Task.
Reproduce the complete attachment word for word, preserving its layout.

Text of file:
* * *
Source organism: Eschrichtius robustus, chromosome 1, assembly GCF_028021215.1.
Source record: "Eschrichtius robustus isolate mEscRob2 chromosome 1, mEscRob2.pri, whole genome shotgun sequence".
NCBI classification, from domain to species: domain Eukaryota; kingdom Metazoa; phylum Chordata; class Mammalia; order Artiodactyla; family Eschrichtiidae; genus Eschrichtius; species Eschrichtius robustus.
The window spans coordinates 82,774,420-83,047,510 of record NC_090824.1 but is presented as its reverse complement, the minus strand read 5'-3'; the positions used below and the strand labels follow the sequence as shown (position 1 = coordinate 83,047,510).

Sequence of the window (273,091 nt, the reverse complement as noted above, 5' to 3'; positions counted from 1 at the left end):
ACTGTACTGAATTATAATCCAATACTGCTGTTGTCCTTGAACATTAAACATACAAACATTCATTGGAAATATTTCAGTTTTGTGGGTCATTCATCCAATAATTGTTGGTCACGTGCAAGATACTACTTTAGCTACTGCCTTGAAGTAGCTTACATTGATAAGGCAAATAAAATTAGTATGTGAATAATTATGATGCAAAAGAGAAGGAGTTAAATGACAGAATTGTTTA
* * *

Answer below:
Source organism: Eschrichtius robustus, chromosome 1, assembly GCF_028021215.1.
Source record: "Eschrichtius robustus isolate mEscRob2 chromosome 1, mEscRob2.pri, whole genome shotgun sequence".
NCBI classification, from domain to species: domain Eukaryota; kingdom Metazoa; phylum Chordata; class Mammalia; order Artiodactyla; family Eschrichtiidae; genus Eschrichtius; species Eschrichtius robustus.
The window spans coordinates 82,774,420-83,047,510 of record NC_090824.1 but is presented as its reverse complement, the minus strand read 5'-3'; the positions used below and the strand labels follow the sequence as shown (position 1 = coordinate 83,047,510).

Sequence of the window (273,091 nt, the reverse complement as noted above, 5' to 3'; positions counted from 1 at the left end):
ACTGTACTGAATTATAATCCAATACTGCTGTTGTCCTTGAACATTAAACATACAAACATTCATTGGAAATATTTCAGTTTTGTGGGTCATTCATCCAATAATTGTTGGTCACGTGCAAGATACTACTTTAGCTACTGCCTTGAAGTAGCTTACATTGATAAGGCAAATAAAATTAGTATGTGAATAATTATGATGCAAAAGAGAAGGAGTTAAATGACAGAATTGTTTA